On the basis of Bishop Landahl’s introduction of Dr. Ralph Klein at the 2007 Metropolitan Chicago Synod Assembly, I thought that Dr. Klein would address options for interpreting the Bible. In other words, he would give us a lesson in hermeneutics. The bishop introduced the professor by reminding the assembly that the ELCA is engaged in a study of the authority and interpretation of Scripture. We are engaged in this study because of differences in how we in the ELCA approach the Bible. I thought Professor Klein might lay out the hermeneutical options before us, but I wasn’t surprised when he didn’t. After all, he ably represents one of those options — historical criticism. If I can trust my memory (since I don’t have the lecture before me), the only other option to which he made reference was the literal interpretation of the Bible as an inerrant script, which most of us in the ELCA have moved beyond. These terms can be slippery. Surely some words in the Bible are meant to be interpreted literally rather than metaphorically. Sometimes a rose is actually a rose.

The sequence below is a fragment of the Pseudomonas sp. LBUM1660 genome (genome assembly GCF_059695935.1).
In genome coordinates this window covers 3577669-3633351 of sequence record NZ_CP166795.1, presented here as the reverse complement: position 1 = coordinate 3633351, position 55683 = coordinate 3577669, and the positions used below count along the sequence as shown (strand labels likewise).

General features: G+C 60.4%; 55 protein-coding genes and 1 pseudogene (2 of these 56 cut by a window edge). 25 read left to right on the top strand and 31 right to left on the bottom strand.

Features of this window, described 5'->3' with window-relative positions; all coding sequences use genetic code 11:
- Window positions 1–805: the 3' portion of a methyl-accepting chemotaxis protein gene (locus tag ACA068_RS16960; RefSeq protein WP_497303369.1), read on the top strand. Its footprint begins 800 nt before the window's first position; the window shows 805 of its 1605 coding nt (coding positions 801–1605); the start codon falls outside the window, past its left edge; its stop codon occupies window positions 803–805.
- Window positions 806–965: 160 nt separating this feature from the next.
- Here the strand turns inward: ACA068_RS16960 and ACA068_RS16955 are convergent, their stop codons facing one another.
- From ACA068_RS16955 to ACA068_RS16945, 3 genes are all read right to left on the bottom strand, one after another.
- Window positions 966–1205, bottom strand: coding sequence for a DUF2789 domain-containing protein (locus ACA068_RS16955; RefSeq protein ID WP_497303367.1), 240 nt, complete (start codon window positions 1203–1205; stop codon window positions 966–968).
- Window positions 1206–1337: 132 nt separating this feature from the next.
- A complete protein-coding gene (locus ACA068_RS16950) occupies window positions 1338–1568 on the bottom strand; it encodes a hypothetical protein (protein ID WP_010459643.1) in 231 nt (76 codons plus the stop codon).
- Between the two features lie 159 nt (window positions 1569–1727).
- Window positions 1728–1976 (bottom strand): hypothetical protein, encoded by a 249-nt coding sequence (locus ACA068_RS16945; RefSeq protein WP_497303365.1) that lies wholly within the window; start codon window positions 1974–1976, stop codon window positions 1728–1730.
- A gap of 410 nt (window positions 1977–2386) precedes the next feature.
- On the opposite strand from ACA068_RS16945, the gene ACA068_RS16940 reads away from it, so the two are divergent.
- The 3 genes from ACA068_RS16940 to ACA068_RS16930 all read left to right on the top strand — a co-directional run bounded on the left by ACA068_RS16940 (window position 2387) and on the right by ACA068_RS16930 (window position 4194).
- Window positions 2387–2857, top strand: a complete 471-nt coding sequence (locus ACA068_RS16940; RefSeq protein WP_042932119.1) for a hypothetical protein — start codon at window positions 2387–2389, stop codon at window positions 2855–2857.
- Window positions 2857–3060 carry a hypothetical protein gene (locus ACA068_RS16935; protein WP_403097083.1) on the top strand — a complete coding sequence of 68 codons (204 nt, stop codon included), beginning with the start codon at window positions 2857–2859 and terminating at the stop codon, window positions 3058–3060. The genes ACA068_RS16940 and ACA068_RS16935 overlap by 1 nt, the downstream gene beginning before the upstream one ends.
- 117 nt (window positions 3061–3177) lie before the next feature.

Most of us pastors (sorry, I can’t bring myself to say “rostered leaders”) were trained in historical-critical methodology in seminary. I continued to study historical methodology in graduate studies at the University of Notre Dame. This method aims to get at the historical setting and cultural context of documents and texts. The positive contribution of this method, as far as biblical study is concerned, is that it has given us a deeper appreciation of the world of the Bible. The negative contribution of this method is that historical and social science has been used as a pretext for disqualifying or disabling certain texts. For example, we avoid reading Ephe-sians 5 in marriage services because of its subjection of wives to their husbands (without noting the complementary demands on husbands), and we disable Romans 1 for use in contemporary ethics on the grounds that it is rooted in the apostle’s reaction to the Roman-Hellenistic world of his time.